Navigating which ones you should buy and understanding who they protect, figuring out if you can reuse them and how to get your little ones to wear them are daunting tasks.
But is your bandana really helping you? Should only people who know they’re infected wear masks? And what if your kids throw a tantrum when you ask them to put one on?
We answer every question readers have been asking about face masks.
Should I wear a mask in public?
Who is protected by wearing a mask?
“The idea about the face mask is to prevent the virus from coming out of somebody’s mouth and nose, mostly out of their mouth,” Vinetz said. “They prevent somebody, when they talk or sometimes when they sneeze or cough, from expelling virus and leading to infection in other people.”
What kind of mask should I buy?
You could substitute the chiffon with natural silk or flannel, or use a cotton quilt with cotton-polyester insulation, to achieve similar results, the study said.
There are also disposable cloth masks you can buy in a store or online. They’re not made for surgery or hospitals, but they are effective for your needs and widely used.
What’s the difference between a surgical mask and an N95 mask?
“When we talk about face coverings, there are the surgical masks I wear in the hospital to protect patients from my own germs and avoid any splashes,” said Gupta, who works as a neurosurgeon.
“It’s the only one of these masks that prevents most very small particles from getting in, when used properly,” he continued. “We need to keep those masks in their hands.”
Are cloth masks as effective as medical masks?
Medical-grade masks are more effective, but that “doesn’t mean we should dismiss the benefit of cloth masks,” Gupta said.
Can you reuse them?
Homemade masks can be reused because they’re washable, Vinetz said.
If you already have a disposable surgical or medical-grade mask, those can be reused, too. To disinfect it, leave it in a clean, safe place in your house for a couple days, Vinetz suggested. After that, it should no longer be infectious.
Can you microwave them to kill germs?
“We have no evidence about that,” he said. “If there’s a metal piece in an N95 or surgical mask and even staples, you can’t microwave them. It’ll blow up. If you have a homemade or cloth mask or what’s called a face covering, you just wash it. Microwaving it is not going to work.”
How can I stop my glasses from fogging up?
“To avoid fogging up your glasses — I have the problem myself — short of getting Lasik surgery, you have to fold the mask around your nose so that the air coming out of your mouth or nose doesn’t rise to your glasses,” Vinetz said. (He’s not recommending anyone get elective surgery right now.)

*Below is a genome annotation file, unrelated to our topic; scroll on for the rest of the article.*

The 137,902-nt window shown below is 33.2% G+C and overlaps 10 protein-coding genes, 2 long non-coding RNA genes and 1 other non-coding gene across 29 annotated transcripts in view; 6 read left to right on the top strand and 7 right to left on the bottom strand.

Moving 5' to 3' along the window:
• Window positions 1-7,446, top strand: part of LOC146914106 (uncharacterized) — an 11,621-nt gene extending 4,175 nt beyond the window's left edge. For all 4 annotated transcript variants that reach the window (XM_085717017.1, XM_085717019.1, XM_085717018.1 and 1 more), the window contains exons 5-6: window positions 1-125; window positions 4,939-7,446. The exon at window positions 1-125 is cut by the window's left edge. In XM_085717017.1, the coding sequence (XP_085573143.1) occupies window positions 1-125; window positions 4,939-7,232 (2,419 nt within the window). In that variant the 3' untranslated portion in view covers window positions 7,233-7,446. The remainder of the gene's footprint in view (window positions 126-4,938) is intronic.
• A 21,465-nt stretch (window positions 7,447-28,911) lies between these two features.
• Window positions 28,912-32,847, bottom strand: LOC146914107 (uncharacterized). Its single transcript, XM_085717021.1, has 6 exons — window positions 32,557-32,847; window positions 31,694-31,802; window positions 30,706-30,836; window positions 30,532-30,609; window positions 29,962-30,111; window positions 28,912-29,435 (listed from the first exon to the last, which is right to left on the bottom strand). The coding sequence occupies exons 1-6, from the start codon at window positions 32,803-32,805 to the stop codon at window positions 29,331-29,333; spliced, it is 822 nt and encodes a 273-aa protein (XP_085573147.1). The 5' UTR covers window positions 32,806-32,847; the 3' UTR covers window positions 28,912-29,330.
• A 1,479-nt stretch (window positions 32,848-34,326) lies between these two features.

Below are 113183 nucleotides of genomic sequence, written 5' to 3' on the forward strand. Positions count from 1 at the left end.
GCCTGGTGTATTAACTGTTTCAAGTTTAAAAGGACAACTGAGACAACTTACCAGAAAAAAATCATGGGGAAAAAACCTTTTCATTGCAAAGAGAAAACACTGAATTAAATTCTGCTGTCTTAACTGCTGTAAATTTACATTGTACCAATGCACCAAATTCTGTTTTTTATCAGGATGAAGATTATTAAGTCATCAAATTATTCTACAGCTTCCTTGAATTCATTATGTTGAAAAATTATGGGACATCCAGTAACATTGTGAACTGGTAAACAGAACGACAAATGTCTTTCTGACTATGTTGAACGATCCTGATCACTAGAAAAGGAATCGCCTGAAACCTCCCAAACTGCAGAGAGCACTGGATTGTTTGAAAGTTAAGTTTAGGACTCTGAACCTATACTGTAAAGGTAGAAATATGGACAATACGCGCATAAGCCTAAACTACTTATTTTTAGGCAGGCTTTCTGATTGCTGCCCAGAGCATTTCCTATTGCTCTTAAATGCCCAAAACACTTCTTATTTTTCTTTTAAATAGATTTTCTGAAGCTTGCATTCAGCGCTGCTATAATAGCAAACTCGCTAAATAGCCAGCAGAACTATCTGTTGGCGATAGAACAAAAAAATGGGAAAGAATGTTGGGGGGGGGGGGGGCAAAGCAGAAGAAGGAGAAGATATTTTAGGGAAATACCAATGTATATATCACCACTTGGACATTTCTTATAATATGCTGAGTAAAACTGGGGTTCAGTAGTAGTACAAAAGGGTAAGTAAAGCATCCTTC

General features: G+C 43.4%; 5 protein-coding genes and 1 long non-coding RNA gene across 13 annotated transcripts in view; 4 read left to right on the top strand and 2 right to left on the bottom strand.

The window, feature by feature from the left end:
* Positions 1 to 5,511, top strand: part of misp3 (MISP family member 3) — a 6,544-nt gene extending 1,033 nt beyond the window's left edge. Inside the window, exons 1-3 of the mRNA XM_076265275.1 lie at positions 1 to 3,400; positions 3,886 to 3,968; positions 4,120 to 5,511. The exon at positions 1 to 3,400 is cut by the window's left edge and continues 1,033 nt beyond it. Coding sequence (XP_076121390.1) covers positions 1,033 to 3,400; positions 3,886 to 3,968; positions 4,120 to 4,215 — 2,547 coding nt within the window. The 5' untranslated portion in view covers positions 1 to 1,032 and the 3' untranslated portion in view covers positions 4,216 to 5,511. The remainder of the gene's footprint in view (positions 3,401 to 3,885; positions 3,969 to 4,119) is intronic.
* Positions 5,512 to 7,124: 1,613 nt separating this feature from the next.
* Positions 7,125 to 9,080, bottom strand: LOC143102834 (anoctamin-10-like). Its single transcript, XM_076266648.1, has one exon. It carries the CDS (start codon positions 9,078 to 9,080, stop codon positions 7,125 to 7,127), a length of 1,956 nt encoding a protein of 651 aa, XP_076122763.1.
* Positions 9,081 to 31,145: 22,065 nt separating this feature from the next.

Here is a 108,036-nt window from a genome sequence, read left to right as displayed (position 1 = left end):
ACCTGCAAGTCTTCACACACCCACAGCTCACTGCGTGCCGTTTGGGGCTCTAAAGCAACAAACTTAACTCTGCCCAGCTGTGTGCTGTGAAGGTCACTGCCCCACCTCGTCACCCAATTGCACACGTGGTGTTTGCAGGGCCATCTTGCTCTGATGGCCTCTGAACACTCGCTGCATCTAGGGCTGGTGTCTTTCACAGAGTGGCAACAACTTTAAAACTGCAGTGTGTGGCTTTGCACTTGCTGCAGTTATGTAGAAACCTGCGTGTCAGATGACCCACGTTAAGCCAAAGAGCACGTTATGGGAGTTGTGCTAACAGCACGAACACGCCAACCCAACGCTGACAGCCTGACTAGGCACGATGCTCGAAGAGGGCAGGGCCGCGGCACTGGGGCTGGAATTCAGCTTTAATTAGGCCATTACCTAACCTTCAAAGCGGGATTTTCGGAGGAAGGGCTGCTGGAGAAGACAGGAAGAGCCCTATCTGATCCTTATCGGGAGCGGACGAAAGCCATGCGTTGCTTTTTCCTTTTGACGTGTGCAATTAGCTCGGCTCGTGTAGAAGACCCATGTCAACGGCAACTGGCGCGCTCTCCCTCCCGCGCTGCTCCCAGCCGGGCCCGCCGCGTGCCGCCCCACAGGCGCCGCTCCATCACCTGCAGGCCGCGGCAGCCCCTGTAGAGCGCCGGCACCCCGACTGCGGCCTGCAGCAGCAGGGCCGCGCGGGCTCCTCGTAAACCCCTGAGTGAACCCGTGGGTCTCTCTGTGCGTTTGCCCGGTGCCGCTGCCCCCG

How do I get my kids to wear one?
If your child refuses to wear a mask, takes it off and throws it down, chews on it or otherwise, his actions could defeat the point of wearing a mask and raise the risk of infection, said Christopher Willard, a psychiatry lecturer at Harvard Medical School and author of “The Breathing Book,” a breathing practice book for kids.
“There’s also the weird psychological aspect of not being able to see their own face or other people’s faces and facial expressions,” he added, “which really interferes with communication and signals that they [feel are safe].”
To ease their mask fears, buy or make coverings with appealing fabrics, or draw something cool with markers to make them look more fun. Try drawings of your child’s favorite superheroes or ninjas wearing masks as they go about helping other people. Show your child your own mask and how, by wearing one, he’ll be just like Mom or Dad. See if you can find pictures of your kid’s favorite celebrities wearing masks.
Doing so could make your kids feel like the masks are “theirs” and give them a sense of ownership, making them more excited and more likely to wear them, Willard said.
“I think also knowing that they are protecting others can help, and making it fun by talking about it as dressing up like superheroes or something.”
And altruism isn’t only for kids, but for everyone wearing a mask for the public good.
“It’s part of our social contract to look after one another,” Vinetz said. “It’s social solidarity for everybody in a public place, when told to by public health and political authorities, [to] wear a face covering according to what’s recommended.”
CNN’s Holly Yan and Scottie Andrew contributed to this report.